Amy Jackson - Official Reviewer
Birmingham Royal Ballet - Don Quixote
Birmingham Royal Ballet's Don Quixote - The Lowry, Salford - Friday 4th March 2022
A visually breathtaking, uplifting show, perfect for an audience new to ballet.
This beautiful Spanish ballet has an authentic feel with the stunning set, 300 elaborate costumes and fabulous characterisation performed by a cast of 60 dancers.
The musical score was played beautifully by a live orchestra, accompanied by the use of castanets and Spanish guitar which added to the cultural atmosphere. The dancers brought depth to the musical accompaniment through their use of clicking, clapping and vocals.
The large cast of very talented dancers were simply spectacular, embodying the Spanish flavour extremely well. We can certainly see why the director Carlos Acosta calls it ‘the sunshine ballet’.
The costume and set designer - Tim Hatley deserves recognition for his magical designs which elevated the overall performance to a whole new level. Don Quixote is a visual masterpiece of drama, elegance and escapism.
The audience was filled with a range of all ages from young excited children eager to see their first ballet to retired couples looking for escapism. This was delivered by the director who kept the show light-hearted and entertaining throughout, with many comical moments and technically impressive skills. Unlike other ballet's Don Quixote does away with the princes and princesses and instead uses recognisable characters, making it perfect for a 21st century audience.
We would give the show a strong 9.5/10… go and see it whilst you can!
Rambert - The Lowry, Salford - Wednesday 6th October 2021
The cast of 14 strong contemporary dancers provided a thrilling experience with their high energy throughout the piece. The mesmerising and unique movement was a stark contrast from the more balletic choreography seen in their earlier days. As we entered the theatre we were met with an industrial style set comprising of many elements, including large hooks suspended from above, hanging copper panels, tall screens on wheels and what looked like creased paper lining the back of the stage. As the theatre became alive with movement the set transitioned effortlessly contributing to the dynamic nature of the performance.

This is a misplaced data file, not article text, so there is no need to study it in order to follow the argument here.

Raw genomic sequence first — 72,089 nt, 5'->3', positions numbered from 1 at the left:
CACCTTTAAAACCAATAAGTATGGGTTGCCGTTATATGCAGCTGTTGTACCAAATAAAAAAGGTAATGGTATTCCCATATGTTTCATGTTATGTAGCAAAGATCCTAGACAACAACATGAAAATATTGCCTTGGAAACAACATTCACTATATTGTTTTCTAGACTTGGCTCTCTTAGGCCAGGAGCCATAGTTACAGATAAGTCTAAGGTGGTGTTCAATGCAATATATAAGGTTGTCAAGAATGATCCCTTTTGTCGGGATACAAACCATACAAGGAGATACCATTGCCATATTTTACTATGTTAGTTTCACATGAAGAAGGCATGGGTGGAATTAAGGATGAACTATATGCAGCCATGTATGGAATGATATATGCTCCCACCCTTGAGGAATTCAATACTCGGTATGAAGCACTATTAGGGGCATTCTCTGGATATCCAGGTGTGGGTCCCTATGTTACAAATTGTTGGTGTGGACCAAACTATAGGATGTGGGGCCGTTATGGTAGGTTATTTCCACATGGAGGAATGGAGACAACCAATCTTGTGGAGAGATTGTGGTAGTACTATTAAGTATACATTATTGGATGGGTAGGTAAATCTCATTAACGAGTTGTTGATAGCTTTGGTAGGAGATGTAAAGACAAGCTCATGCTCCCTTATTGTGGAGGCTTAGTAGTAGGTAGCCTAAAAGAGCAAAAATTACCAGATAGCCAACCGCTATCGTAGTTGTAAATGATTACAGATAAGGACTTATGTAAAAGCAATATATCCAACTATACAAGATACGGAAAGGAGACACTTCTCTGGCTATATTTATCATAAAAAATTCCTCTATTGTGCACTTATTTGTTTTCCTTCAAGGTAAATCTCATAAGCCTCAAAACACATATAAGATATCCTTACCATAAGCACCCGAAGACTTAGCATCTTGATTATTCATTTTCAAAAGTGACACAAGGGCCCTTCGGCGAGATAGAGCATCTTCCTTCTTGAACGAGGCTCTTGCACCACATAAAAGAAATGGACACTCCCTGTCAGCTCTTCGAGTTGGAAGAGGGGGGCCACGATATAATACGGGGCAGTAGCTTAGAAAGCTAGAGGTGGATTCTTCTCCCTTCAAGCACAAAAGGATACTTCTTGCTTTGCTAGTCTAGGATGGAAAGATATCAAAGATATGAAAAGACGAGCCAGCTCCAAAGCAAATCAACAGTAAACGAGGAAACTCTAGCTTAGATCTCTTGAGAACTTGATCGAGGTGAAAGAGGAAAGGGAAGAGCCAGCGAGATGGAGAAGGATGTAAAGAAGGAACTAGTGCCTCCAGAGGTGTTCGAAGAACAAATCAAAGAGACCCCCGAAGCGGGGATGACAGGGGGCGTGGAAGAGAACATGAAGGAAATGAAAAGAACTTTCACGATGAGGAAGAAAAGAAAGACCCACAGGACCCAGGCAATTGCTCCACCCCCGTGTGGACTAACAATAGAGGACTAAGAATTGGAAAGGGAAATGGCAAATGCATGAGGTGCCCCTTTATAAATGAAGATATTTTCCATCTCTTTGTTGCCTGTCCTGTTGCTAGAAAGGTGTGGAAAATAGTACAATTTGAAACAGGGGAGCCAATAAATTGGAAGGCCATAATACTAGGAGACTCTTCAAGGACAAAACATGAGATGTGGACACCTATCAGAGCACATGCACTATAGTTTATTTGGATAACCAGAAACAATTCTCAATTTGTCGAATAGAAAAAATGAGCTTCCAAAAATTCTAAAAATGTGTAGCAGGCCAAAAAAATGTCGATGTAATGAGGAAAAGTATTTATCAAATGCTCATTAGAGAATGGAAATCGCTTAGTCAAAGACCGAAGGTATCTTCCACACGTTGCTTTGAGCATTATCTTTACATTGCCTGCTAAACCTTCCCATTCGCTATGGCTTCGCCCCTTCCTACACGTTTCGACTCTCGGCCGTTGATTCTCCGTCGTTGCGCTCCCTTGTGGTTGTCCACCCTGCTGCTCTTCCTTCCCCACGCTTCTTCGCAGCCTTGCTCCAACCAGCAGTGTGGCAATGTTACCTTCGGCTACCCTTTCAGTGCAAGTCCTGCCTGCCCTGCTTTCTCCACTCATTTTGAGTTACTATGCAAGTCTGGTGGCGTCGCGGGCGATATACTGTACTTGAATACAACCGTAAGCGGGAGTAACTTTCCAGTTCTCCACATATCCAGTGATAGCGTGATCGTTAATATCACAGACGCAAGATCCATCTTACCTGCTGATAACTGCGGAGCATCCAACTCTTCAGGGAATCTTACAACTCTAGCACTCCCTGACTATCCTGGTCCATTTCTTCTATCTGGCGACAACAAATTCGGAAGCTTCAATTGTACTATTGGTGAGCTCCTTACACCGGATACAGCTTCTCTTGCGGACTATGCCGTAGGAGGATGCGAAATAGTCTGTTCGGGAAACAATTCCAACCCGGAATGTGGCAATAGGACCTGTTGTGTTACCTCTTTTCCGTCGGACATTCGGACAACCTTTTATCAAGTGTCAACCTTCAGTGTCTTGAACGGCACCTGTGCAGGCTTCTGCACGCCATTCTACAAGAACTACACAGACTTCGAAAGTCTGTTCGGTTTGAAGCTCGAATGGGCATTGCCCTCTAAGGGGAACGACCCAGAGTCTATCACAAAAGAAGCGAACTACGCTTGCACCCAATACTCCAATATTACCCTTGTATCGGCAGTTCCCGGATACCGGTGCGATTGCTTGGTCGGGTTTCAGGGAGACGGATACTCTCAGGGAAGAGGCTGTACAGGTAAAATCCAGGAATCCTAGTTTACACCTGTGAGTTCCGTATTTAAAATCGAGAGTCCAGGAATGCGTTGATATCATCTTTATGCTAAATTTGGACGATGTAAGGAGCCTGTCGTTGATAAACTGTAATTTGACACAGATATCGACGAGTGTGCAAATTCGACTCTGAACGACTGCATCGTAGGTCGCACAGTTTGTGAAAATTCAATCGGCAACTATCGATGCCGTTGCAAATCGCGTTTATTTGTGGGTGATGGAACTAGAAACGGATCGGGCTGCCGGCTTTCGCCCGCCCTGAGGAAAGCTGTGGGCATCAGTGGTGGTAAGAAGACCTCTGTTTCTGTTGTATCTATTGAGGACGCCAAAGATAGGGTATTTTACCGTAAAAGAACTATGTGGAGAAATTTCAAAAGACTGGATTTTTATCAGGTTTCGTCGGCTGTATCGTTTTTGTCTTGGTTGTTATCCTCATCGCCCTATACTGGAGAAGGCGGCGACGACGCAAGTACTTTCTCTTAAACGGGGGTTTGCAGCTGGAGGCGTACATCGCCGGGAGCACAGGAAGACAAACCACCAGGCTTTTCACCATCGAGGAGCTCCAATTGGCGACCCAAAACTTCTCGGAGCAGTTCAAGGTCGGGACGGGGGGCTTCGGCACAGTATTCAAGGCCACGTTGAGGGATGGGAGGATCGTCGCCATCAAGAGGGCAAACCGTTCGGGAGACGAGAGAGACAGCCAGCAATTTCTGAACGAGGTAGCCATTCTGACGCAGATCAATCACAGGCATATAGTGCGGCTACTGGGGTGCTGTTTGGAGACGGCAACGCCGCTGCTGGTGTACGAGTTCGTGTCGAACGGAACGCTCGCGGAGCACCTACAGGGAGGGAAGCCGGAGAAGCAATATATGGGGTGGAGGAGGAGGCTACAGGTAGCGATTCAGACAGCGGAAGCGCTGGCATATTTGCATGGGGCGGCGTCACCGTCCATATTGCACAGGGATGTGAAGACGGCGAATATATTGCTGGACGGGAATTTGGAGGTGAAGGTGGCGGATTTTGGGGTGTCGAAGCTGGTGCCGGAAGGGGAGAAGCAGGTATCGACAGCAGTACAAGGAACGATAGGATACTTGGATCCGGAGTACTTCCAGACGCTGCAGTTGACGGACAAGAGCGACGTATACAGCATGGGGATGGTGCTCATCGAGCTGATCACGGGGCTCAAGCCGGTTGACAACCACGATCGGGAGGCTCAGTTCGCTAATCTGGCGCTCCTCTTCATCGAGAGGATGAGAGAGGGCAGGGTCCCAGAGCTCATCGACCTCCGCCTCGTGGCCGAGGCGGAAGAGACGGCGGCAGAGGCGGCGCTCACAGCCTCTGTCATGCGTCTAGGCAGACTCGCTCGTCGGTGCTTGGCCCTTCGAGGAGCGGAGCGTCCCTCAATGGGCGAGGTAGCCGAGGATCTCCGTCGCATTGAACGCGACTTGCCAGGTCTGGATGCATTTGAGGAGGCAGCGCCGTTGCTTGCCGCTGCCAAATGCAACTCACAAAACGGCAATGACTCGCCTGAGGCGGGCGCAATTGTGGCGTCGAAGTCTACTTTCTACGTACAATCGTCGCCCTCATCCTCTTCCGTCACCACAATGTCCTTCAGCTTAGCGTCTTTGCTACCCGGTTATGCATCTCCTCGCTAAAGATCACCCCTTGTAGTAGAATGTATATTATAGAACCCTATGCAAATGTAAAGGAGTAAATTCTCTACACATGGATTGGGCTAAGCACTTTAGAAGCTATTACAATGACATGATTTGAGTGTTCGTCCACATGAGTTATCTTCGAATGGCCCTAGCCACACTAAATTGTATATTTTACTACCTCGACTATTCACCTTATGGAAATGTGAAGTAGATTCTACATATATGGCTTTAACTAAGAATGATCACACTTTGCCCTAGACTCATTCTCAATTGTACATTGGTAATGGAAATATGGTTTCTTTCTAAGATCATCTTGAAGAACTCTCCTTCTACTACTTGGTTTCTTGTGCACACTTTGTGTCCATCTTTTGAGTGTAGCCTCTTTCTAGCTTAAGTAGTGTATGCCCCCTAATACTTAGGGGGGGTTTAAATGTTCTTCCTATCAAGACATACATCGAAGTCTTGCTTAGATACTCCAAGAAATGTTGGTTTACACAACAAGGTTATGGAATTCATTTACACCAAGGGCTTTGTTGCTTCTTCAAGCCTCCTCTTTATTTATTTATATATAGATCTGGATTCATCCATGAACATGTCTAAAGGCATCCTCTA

The stand out section for us was where the dancers were using retractable cords stretched in different directions across the stage to create traps in which the female dancer leaped and rolled in an attempt to escape the nightmare. Comical and surreal moments bring a light hearted contrast from the darker nightmarish scenes.
Choreographer and director Wim Vandekeybus uses an eclectic mix of sound including cultural music, uncomfortable erratic noise and upbeat dance-along tracks which add to the vivid theatrical worlds he creates.
This truly is a comprehensive contemporary dance show which aims to shock, surprise and humour it’s audience.
Akram Khan - Xenos
Akram Khan - Xenos - The Lowry, Salford - Wednesday 29th September 2021
Mesmerising, powerful and thought provoking contemporary dance.
We arrived at the theatre open minded for this performance having seen some of Akram Khans work before but knowing contemporary dance can always be a surprise.
Walking into the auditorium we were met with the sound of a tabla drum and vocalist which created a cultural atmosphere, we were instantly mesmerised. The simple yet stunning set with a triangle of festoon lights, wooden swing, 5 chairs and a sloping stage with tangled ropes adds to the intrigue.
Akram makes his entrance and the dancing begins, but this production is so much more than a contemporary dance piece. It is a wonderful collaboration between set design by Morelia Weingarten, musicians; Nina Harries, B C Manjunath, Tamar Osborn, Aditya Prakash and Fra Rustumji and stunning technical direction from Richard Fagan. The array of different sounds adds to the dramatic intensity and leaves the audience on the edge of their seat. It is truly a show for the senses.
Xenos was commissioned for the First World War centenary, Akram Khan draws on the experience of a shell shocked colonial soldier in the First World War. This is abstracted by his use of opposition which creates a surreal dream-like experience with many unexpected moments. The set disappearing behind the sloped stage signaling the ground being swallowed was just one of many moments which took the audience by surprise.
Xenos is Akram Khans last performance as a dancer in a full-length piece, an opportunity not to be missed.